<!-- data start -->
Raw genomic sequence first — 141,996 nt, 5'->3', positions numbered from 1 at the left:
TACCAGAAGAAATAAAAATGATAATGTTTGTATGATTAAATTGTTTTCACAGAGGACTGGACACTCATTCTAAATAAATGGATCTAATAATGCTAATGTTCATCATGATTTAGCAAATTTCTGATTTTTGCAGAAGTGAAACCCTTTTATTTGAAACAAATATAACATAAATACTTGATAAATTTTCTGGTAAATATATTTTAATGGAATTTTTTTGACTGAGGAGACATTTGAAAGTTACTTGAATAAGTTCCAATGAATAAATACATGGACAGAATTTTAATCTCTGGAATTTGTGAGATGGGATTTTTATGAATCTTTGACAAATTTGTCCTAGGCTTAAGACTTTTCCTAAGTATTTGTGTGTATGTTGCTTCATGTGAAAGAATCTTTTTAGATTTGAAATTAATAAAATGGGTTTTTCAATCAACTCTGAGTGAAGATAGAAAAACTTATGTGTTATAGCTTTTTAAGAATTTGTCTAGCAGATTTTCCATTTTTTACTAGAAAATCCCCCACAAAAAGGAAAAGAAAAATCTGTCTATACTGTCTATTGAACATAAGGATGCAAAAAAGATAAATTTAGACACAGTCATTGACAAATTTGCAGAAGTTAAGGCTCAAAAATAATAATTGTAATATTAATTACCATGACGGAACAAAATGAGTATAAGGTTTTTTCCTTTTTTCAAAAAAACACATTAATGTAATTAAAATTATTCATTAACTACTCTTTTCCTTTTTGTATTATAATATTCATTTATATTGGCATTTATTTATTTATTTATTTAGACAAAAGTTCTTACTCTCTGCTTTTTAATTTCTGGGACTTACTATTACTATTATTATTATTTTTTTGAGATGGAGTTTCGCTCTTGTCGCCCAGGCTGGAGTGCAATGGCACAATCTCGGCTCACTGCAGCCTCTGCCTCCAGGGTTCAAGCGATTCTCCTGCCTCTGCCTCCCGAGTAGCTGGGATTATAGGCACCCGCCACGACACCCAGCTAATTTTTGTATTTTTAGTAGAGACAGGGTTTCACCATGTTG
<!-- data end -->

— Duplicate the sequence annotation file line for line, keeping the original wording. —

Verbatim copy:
Raw genomic sequence first — 141,996 nt, 5'->3', positions numbered from 1 at the left:
TACCAGAAGAAATAAAAATGATAATGTTTGTATGATTAAATTGTTTTCACAGAGGACTGGACACTCATTCTAAATAAATGGATCTAATAATGCTAATGTTCATCATGATTTAGCAAATTTCTGATTTTTGCAGAAGTGAAACCCTTTTATTTGAAACAAATATAACATAAATACTTGATAAATTTTCTGGTAAATATATTTTAATGGAATTTTTTTGACTGAGGAGACATTTGAAAGTTACTTGAATAAGTTCCAATGAATAAATACATGGACAGAATTTTAATCTCTGGAATTTGTGAGATGGGATTTTTATGAATCTTTGACAAATTTGTCCTAGGCTTAAGACTTTTCCTAAGTATTTGTGTGTATGTTGCTTCATGTGAAAGAATCTTTTTAGATTTGAAATTAATAAAATGGGTTTTTCAATCAACTCTGAGTGAAGATAGAAAAACTTATGTGTTATAGCTTTTTAAGAATTTGTCTAGCAGATTTTCCATTTTTTACTAGAAAATCCCCCACAAAAAGGAAAAGAAAAATCTGTCTATACTGTCTATTGAACATAAGGATGCAAAAAAGATAAATTTAGACACAGTCATTGACAAATTTGCAGAAGTTAAGGCTCAAAAATAATAATTGTAATATTAATTACCATGACGGAACAAAATGAGTATAAGGTTTTTTCCTTTTTTCAAAAAAACACATTAATGTAATTAAAATTATTCATTAACTACTCTTTTCCTTTTTGTATTATAATATTCATTTATATTGGCATTTATTTATTTATTTATTTAGACAAAAGTTCTTACTCTCTGCTTTTTAATTTCTGGGACTTACTATTACTATTATTATTATTTTTTTGAGATGGAGTTTCGCTCTTGTCGCCCAGGCTGGAGTGCAATGGCACAATCTCGGCTCACTGCAGCCTCTGCCTCCAGGGTTCAAGCGATTCTCCTGCCTCTGCCTCCCGAGTAGCTGGGATTATAGGCACCCGCCACGACACCCAGCTAATTTTTGTATTTTTAGTAGAGACAGGGTTTCACCATGTTG